Smallholder poultry farming in Kenya

New study evaluates antimicrobial use by smallholder poultry farmers in Kajiado and Machakos counties in Kenya

Smallholder poultry farmers need information on how to use antimicrobials correctly in chicken to reduce the selection and spread of antimicrobial resistance, a new research study says.

Antimicrobial use is a major driver of antimicrobial resistance, which occurs when microorganisms evolve mechanisms that protect them from the killing effects of antimicrobials and, as a result, infections become untreatable.

Antimicrobial resistance is a rising global public health threat. In 2019, 1.27 million deaths were attributed to resistant bacterial infections, and by 2050, it is predicted that antimicrobial resistance will cost upwards of USD 100 trillion annually, accounting for 10 million deaths worldwide.

The study, published in Antibiotics (May 2023), analyzed the distribution and use of antibiotics, a type of antimicrobial, in peri-urban smallholder poultry systems in Kajiado and Machakos counties in Kenya.

The study was designed to provide baseline information for further work to improve antimicrobial use among the study participants.

The information was collected by way of a survey among poultry farmers and key informant interviews with agrovet shop operators, animal health providers and veterinary officers.

Most of the 100 farmers interviewed were over 50 years old and all of them kept chickens, with some keeping ducks and turkeys as well. Two-thirds of the farmers kept other livestock such as sheep, cattle, goats, donkeys and pigs.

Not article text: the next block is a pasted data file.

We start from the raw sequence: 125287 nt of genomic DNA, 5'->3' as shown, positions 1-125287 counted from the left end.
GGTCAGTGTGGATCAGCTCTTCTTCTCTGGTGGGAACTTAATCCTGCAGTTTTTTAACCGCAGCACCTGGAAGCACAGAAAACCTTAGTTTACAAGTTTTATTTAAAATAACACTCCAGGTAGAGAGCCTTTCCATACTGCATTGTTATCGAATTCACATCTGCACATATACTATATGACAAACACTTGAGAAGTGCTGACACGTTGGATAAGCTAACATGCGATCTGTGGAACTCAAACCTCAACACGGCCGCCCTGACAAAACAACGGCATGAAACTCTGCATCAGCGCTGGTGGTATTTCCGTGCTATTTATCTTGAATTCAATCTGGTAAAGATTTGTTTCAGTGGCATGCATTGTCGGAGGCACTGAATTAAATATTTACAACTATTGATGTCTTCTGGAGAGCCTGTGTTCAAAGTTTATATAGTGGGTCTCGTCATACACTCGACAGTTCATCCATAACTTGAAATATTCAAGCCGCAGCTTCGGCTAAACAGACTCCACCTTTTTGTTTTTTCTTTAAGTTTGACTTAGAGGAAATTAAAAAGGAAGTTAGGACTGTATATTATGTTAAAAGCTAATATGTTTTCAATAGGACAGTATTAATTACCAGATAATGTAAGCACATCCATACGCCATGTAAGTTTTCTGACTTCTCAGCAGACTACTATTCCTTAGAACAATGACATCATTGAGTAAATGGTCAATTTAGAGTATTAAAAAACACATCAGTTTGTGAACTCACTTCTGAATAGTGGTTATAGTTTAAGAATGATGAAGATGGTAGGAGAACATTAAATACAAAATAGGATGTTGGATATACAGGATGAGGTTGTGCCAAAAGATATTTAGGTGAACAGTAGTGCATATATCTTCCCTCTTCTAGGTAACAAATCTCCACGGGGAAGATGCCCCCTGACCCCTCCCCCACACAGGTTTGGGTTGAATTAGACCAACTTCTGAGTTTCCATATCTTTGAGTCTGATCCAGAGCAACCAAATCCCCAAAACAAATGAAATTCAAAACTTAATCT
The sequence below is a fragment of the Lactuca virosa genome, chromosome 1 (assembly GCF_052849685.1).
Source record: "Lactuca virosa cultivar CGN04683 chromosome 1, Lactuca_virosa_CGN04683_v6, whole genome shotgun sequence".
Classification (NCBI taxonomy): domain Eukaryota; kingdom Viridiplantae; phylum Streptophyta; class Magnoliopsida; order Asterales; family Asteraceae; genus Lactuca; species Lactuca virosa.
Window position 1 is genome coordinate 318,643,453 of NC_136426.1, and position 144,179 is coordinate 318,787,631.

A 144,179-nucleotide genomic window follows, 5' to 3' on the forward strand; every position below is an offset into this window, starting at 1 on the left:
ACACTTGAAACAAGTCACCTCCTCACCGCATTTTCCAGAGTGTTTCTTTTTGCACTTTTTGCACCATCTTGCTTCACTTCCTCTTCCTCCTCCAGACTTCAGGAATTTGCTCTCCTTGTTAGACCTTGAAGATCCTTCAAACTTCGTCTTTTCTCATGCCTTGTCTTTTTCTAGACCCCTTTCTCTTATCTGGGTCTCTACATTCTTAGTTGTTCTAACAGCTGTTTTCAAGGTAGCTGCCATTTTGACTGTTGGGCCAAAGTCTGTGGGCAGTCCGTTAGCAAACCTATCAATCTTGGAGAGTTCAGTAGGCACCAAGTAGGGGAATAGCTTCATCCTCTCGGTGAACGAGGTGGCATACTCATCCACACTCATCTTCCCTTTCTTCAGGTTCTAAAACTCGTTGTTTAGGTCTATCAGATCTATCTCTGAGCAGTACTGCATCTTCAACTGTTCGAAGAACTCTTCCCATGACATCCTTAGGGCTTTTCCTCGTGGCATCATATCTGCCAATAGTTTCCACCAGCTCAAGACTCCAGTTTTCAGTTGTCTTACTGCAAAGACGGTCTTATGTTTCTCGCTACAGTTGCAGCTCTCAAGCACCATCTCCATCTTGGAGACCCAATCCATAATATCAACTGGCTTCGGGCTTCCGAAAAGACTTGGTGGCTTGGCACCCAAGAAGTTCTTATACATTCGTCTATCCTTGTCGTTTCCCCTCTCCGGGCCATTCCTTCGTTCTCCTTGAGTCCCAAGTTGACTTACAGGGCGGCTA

Antibiotics constituted 43% of the drugs reportedly used on the farms and these were mostly administered by the farmers themselves. Leftover drugs were either stored for later use or disposed of, mostly by incineration.

Local distributors and pharmaceutical companies supplied antibiotics to agrovet shops which, in turn, supplied farmers.

Many farmers reported that they often bought antibiotics without prescriptions and rarely observed the recommended withdrawal periods.

These findings point to inappropriate use of antimicrobials in smallholder poultry production in the study areas. This has serious implications for poultry health and productivity as well as public health through the introduction of antimicrobial resistance genes and resistant bacteria into the food chain.

Providing farmers with information about how to best use antibiotics, the importance of observing the recommended antibiotic withdrawal periods, and risks to public health would help to reduce misuse and overuse of antibiotics in poultry production.

Antibiotic drug retailers at agrovet shops can also play a key role in farmer education as they are an important node in the veterinary drug value chain.

The study is part of a European Union–funded project, Management of animal diseases and antimicrobial use by information and communication technology to control antimicrobial resistance in East Africa, designed to improve antimicrobial use monitoring and reduce the problem of antimicrobial resistance.

Mutua, F., Kiarie, G., Mbatha, M., Onono, J., Boqvist, S., Kilonzi, E., Mugisha, L., Moodley, A. and Sternberg-Lewerin, S. 2023. Antimicrobial use by peri-urban poultry smallholders of Kajiado and Machakos counties in Kenya. Antibiotics 12(5): 905.

Photo: Chickens on a smallholder poultry farming in Kiambu, Kenya (credit: ILRI/Hung Nguyen-Viet)